The Indian Government has characterised the policy as a temporary move to protect India’s economy during the pandemic. However, the new restrictions are not subject to any time limitation and will remain in force until the FDI policy is formally amended or revoked.
There are reports that the Indian Government is set to propose tighter scrutiny of new “foreign portfolio investors” from China and Hong Kong. The foreign portfolio investment route in India allows foreign portfolio investors (such as governments, central banks, sovereign wealth funds, asset management companies, mutual funds, pension funds and hedge funds) who have obtained an FPI license to invest in shares, debentures or warrants of listed companies representing up to 10% of the total paid up equity capital (on a post-issue, fully diluted basis) of the company or up to 10% of the paid-up value of each series of capital instruments of the listed company.
It has been publicly reported that the Reserve Bank of India has rejected the applications of several Indian start-ups who were applying for a Non-Banking Financial Company (NBFC) license in part due to concerns around Chinese capital coming into local start-ups via tax havens like Mauritius, where many venture capital and private equity funds are registered.
There is no suggestion yet of any forced divestment by Chinese investors of their existing investments in India or any need for retrospective Government approval for existing investors.
Are there any particular sectors that are affected the most?
The new restrictions applicable to India’s neighbouring countries apply across all sectors and don’t apply to strategically sensitive sectors alone. In the current political environment between India and China, it is likely that the new restrictions will significantly reduce Chinese FDI into India and will increase the timeframes and add uncertainty to any investments which are proposed to be made by Chinese companies.
The Indian tech start-up sector has attracted large investments from China and is expected to be particularly impacted by the new restrictions. Many Indian start-ups including Paytm, Snapdeal, Ola, Swiggy, Flipkart, Zomato, and Big Basket are backed by leading Chinese investors, such as Alibaba, Tencent and Shunwei Capital. Other sectors which have seen significant Chinese investment include the energy sector, smartphone sector, internet consumer sector and optical fibre sector.
What is the outlook for foreign investment in India?
The short term outlook for foreign investment into India (especially from China) is negative and such concerns are likely to continue for the duration of the COVID-19 crisis and will depend on the effectiveness of measures taken to limit the economic impact of the pandemic.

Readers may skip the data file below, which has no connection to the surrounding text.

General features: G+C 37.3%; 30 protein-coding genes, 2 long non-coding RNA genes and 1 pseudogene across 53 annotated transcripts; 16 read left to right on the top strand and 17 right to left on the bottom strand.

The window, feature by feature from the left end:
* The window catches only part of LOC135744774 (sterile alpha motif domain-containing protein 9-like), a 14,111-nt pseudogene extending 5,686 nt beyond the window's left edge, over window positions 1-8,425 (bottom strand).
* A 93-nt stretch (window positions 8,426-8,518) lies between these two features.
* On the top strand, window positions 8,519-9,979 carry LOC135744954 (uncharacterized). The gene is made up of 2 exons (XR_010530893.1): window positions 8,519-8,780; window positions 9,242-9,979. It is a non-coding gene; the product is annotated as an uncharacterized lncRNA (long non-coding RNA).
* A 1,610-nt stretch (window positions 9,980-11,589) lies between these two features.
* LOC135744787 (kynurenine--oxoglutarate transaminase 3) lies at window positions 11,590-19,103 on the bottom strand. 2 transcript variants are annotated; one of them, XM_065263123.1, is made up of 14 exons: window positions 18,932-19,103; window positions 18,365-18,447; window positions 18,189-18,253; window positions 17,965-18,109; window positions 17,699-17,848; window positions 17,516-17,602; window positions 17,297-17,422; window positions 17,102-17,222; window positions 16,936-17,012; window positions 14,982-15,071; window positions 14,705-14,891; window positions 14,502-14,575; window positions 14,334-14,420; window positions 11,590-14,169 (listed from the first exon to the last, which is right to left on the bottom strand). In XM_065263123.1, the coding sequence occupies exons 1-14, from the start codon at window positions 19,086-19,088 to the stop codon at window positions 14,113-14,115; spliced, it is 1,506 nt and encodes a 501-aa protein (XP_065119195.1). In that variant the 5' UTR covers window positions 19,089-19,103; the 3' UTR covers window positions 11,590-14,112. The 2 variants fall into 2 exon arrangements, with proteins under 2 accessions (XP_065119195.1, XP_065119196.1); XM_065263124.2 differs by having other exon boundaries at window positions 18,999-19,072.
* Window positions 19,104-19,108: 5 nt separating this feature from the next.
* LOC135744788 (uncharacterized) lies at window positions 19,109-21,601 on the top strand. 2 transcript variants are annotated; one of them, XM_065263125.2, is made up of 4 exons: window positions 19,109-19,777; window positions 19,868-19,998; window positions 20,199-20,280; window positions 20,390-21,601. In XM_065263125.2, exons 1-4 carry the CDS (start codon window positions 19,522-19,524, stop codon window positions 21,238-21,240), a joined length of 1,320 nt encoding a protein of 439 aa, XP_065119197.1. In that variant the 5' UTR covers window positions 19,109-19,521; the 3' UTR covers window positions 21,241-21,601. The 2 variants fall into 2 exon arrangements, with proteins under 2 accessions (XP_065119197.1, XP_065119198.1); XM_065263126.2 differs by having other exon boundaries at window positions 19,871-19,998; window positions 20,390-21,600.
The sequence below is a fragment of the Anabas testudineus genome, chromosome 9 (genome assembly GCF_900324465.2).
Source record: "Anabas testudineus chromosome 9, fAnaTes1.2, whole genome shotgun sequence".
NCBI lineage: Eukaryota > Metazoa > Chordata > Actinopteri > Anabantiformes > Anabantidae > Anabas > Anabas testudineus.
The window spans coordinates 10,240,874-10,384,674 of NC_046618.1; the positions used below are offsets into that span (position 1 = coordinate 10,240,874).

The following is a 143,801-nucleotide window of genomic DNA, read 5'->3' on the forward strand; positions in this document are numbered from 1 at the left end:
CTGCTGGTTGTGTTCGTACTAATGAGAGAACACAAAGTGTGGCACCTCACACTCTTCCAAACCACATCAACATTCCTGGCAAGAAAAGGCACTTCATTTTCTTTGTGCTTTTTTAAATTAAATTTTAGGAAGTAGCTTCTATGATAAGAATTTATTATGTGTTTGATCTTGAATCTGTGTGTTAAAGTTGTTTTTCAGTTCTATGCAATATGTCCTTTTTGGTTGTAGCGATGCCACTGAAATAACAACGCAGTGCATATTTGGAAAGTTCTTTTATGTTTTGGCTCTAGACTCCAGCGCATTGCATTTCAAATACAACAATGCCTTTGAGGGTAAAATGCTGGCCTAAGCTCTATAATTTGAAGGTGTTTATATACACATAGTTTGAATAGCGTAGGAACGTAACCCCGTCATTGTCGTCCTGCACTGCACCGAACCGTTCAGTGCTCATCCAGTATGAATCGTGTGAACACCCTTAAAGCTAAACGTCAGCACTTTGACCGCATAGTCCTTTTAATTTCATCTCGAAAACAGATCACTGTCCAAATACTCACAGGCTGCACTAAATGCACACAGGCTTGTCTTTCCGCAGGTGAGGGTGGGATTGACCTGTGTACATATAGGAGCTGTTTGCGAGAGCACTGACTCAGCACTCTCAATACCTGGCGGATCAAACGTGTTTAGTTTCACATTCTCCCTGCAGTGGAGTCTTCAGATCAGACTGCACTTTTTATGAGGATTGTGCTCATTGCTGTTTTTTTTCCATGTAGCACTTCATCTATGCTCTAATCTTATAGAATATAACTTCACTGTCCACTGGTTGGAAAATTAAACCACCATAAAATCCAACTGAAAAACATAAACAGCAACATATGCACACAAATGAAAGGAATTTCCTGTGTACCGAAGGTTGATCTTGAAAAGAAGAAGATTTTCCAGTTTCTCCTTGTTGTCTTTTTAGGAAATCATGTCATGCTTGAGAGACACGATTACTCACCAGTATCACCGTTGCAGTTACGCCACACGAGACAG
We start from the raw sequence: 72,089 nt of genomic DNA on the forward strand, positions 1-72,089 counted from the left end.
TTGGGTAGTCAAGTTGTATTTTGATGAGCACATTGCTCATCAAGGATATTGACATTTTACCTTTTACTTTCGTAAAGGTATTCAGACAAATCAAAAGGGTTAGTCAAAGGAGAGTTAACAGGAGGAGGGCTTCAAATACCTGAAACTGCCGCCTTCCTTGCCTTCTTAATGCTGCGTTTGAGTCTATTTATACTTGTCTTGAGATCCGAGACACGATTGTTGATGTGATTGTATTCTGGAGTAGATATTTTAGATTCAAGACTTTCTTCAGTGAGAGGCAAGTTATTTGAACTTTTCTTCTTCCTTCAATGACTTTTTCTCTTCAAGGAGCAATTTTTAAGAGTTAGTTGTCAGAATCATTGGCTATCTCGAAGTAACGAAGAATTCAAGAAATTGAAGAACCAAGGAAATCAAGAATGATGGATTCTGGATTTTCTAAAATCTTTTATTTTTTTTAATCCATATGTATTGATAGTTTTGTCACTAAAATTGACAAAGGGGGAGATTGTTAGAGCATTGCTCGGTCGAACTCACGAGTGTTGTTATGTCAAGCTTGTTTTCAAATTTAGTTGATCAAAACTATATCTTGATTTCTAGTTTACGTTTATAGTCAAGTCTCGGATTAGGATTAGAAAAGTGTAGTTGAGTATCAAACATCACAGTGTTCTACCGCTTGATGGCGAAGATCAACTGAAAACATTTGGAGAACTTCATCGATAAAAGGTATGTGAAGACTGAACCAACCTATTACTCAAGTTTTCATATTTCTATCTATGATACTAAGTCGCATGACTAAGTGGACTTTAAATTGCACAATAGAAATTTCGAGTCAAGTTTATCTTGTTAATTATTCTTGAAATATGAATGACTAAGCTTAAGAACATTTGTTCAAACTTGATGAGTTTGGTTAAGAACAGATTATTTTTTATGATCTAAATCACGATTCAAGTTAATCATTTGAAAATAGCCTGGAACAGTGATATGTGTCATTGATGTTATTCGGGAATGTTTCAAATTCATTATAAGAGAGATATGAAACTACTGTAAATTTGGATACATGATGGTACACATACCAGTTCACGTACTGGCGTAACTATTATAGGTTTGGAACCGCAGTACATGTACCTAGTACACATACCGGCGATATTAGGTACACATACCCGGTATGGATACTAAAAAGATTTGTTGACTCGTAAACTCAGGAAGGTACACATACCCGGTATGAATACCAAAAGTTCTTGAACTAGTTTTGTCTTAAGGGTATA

That said, foreign investment into India has been steadily growing long-term. Despite a sharp decrease in foreign investment in developing economies in Asia as a result of the COVID-19 pandemic, and the resulting lockdown measures and supply chain disruptions, we expect that India will continue to attract foreign investment in the medium term. For investors from China and other jurisdictions covered by the new restrictions, there will be an added cost of doing business in India but it remains to be seen whether this will affect the long-term outlook for foreign investment into India.
What it is your advice to foreign investors in India?
The FDI regime in India is complex and constantly evolving. Foreign investors should seek specialist advice at an early stage in the investment process to ensure any FDI restrictions are identified and taken into account in the structuring of the deal.
Foreign investors from China and other countries which share a land border with India and their advisors will need to become familiar with the new restrictions which affect the foreign investment framework, obtain guidance on the process for obtaining the required approvals and factor in the additional time and cost associated with obtaining the required approvals in their deal processes.
Does the Indian Government coordinate with other government agencies, including the antitrust regulator?
The approval process for foreign direct investments into India involves the submission of a proposal through a single government portal. The Department for Promotion of Industry and Internal Trade (DPIIT) then assigns the proposal to the relevant sectoral ministry and notifies other concerned agencies such as Ministry of External Affairs and Department of Revenue and Ministry of Home Affairs for security clearance (if applicable). The DPIIT / relevant ministry has the discretion to make a reference to regulators and other government agencies (including the Competition Commission of India) at the time of granting approval.
This publication is intended to provide a high level overview of FDI trends and regulation in India. It is provided for general informational purposes only and should not be construed as legal advice. King & Wood Mallesons does not practice India law, and works closely with local lawyers to support our clients’ needs in India. We are grateful to Trilegal for their co-operation on this publication.